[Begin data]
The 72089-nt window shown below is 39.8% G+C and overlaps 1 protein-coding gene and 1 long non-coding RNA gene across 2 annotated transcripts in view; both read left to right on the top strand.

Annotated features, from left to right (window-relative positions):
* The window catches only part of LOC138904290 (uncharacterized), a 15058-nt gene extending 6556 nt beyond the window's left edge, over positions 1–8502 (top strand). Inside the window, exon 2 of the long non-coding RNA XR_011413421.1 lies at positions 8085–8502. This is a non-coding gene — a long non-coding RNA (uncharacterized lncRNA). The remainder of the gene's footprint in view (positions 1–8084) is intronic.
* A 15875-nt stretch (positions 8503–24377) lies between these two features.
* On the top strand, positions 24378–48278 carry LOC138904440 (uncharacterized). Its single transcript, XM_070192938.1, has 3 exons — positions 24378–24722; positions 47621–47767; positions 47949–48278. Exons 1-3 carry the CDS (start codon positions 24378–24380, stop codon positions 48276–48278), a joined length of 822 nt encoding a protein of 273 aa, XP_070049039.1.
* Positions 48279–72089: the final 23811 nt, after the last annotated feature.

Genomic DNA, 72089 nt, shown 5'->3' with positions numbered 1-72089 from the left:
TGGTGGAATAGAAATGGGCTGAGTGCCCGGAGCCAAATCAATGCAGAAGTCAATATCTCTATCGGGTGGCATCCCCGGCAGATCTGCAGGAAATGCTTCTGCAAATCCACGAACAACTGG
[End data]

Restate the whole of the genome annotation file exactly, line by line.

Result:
The 72089-nt window shown below is 39.8% G+C and overlaps 1 protein-coding gene and 1 long non-coding RNA gene across 2 annotated transcripts in view; both read left to right on the top strand.

Annotated features, from left to right (window-relative positions):
* The window catches only part of LOC138904290 (uncharacterized), a 15058-nt gene extending 6556 nt beyond the window's left edge, over positions 1–8502 (top strand). Inside the window, exon 2 of the long non-coding RNA XR_011413421.1 lies at positions 8085–8502. This is a non-coding gene — a long non-coding RNA (uncharacterized lncRNA). The remainder of the gene's footprint in view (positions 1–8084) is intronic.
* A 15875-nt stretch (positions 8503–24377) lies between these two features.
* On the top strand, positions 24378–48278 carry LOC138904440 (uncharacterized). Its single transcript, XM_070192938.1, has 3 exons — positions 24378–24722; positions 47621–47767; positions 47949–48278. Exons 1-3 carry the CDS (start codon positions 24378–24380, stop codon positions 48276–48278), a joined length of 822 nt encoding a protein of 273 aa, XP_070049039.1.
* Positions 48279–72089: the final 23811 nt, after the last annotated feature.

Genomic DNA, 72089 nt, shown 5'->3' with positions numbered 1-72089 from the left:
TGGTGGAATAGAAATGGGCTGAGTGCCCGGAGCCAAATCAATGCAGAAGTCAATATCTCTATCGGGTGGCATCCCCGGCAGATCTGCAGGAAATGCTTCTGCAAATCCACGAACAACTGG